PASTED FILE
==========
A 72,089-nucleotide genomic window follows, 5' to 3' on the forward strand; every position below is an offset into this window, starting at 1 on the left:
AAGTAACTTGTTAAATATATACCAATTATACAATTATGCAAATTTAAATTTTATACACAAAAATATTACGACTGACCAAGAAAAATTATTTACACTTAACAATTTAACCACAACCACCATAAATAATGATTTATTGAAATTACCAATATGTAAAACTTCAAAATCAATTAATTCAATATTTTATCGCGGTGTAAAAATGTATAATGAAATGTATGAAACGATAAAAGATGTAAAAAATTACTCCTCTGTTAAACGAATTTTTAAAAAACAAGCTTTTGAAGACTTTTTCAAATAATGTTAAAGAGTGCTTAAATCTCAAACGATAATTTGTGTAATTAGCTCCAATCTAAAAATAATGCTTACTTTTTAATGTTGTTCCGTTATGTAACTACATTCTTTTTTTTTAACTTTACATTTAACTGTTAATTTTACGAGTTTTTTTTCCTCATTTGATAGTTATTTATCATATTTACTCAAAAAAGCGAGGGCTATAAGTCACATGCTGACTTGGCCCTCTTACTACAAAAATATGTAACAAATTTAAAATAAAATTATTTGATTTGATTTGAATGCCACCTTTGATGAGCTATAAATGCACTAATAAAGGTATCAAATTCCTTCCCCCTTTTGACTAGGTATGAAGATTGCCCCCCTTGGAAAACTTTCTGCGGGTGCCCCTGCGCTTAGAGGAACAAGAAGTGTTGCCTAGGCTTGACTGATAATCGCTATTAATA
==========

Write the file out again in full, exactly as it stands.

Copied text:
A 72,089-nucleotide genomic window follows, 5' to 3' on the forward strand; every position below is an offset into this window, starting at 1 on the left:
AAGTAACTTGTTAAATATATACCAATTATACAATTATGCAAATTTAAATTTTATACACAAAAATATTACGACTGACCAAGAAAAATTATTTACACTTAACAATTTAACCACAACCACCATAAATAATGATTTATTGAAATTACCAATATGTAAAACTTCAAAATCAATTAATTCAATATTTTATCGCGGTGTAAAAATGTATAATGAAATGTATGAAACGATAAAAGATGTAAAAAATTACTCCTCTGTTAAACGAATTTTTAAAAAACAAGCTTTTGAAGACTTTTTCAAATAATGTTAAAGAGTGCTTAAATCTCAAACGATAATTTGTGTAATTAGCTCCAATCTAAAAATAATGCTTACTTTTTAATGTTGTTCCGTTATGTAACTACATTCTTTTTTTTTAACTTTACATTTAACTGTTAATTTTACGAGTTTTTTTTCCTCATTTGATAGTTATTTATCATATTTACTCAAAAAAGCGAGGGCTATAAGTCACATGCTGACTTGGCCCTCTTACTACAAAAATATGTAACAAATTTAAAATAAAATTATTTGATTTGATTTGAATGCCACCTTTGATGAGCTATAAATGCACTAATAAAGGTATCAAATTCCTTCCCCCTTTTGACTAGGTATGAAGATTGCCCCCCTTGGAAAACTTTCTGCGGGTGCCCCTGCGCTTAGAGGAACAAGAAGTGTTGCCTAGGCTTGACTGATAATCGCTATTAATA